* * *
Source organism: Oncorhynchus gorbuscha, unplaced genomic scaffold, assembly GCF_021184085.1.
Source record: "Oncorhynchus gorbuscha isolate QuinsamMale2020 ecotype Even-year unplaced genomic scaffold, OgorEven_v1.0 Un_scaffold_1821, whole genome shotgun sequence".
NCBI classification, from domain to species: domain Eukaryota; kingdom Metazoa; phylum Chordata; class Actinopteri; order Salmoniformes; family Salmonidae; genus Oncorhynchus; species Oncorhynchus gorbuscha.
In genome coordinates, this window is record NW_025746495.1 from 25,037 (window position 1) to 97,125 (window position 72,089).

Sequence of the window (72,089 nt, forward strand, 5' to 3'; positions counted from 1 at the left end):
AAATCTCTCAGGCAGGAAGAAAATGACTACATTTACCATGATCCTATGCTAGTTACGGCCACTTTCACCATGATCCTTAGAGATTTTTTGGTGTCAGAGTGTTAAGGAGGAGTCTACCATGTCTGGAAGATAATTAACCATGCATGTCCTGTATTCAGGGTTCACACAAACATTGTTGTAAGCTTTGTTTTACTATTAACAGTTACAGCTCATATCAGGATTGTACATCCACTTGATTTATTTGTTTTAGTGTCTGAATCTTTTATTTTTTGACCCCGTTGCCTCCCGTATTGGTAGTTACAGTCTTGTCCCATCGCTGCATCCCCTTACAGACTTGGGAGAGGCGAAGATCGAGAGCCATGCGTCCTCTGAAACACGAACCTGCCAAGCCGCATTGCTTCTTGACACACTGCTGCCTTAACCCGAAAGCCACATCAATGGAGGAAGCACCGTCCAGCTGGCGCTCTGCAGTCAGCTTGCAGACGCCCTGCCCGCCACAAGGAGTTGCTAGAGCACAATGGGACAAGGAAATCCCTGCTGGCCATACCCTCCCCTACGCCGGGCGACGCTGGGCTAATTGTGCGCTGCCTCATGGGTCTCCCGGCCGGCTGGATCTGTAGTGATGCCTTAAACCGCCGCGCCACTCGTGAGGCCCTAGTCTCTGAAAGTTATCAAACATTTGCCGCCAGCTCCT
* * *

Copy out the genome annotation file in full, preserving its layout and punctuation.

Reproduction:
Source organism: Oncorhynchus gorbuscha, unplaced genomic scaffold, assembly GCF_021184085.1.
Source record: "Oncorhynchus gorbuscha isolate QuinsamMale2020 ecotype Even-year unplaced genomic scaffold, OgorEven_v1.0 Un_scaffold_1821, whole genome shotgun sequence".
NCBI classification, from domain to species: domain Eukaryota; kingdom Metazoa; phylum Chordata; class Actinopteri; order Salmoniformes; family Salmonidae; genus Oncorhynchus; species Oncorhynchus gorbuscha.
In genome coordinates, this window is record NW_025746495.1 from 25,037 (window position 1) to 97,125 (window position 72,089).

Sequence of the window (72,089 nt, forward strand, 5' to 3'; positions counted from 1 at the left end):
AAATCTCTCAGGCAGGAAGAAAATGACTACATTTACCATGATCCTATGCTAGTTACGGCCACTTTCACCATGATCCTTAGAGATTTTTTGGTGTCAGAGTGTTAAGGAGGAGTCTACCATGTCTGGAAGATAATTAACCATGCATGTCCTGTATTCAGGGTTCACACAAACATTGTTGTAAGCTTTGTTTTACTATTAACAGTTACAGCTCATATCAGGATTGTACATCCACTTGATTTATTTGTTTTAGTGTCTGAATCTTTTATTTTTTGACCCCGTTGCCTCCCGTATTGGTAGTTACAGTCTTGTCCCATCGCTGCATCCCCTTACAGACTTGGGAGAGGCGAAGATCGAGAGCCATGCGTCCTCTGAAACACGAACCTGCCAAGCCGCATTGCTTCTTGACACACTGCTGCCTTAACCCGAAAGCCACATCAATGGAGGAAGCACCGTCCAGCTGGCGCTCTGCAGTCAGCTTGCAGACGCCCTGCCCGCCACAAGGAGTTGCTAGAGCACAATGGGACAAGGAAATCCCTGCTGGCCATACCCTCCCCTACGCCGGGCGACGCTGGGCTAATTGTGCGCTGCCTCATGGGTCTCCCGGCCGGCTGGATCTGTAGTGATGCCTTAAACCGCCGCGCCACTCGTGAGGCCCTAGTCTCTGAAAGTTATCAAACATTTGCCGCCAGCTCCT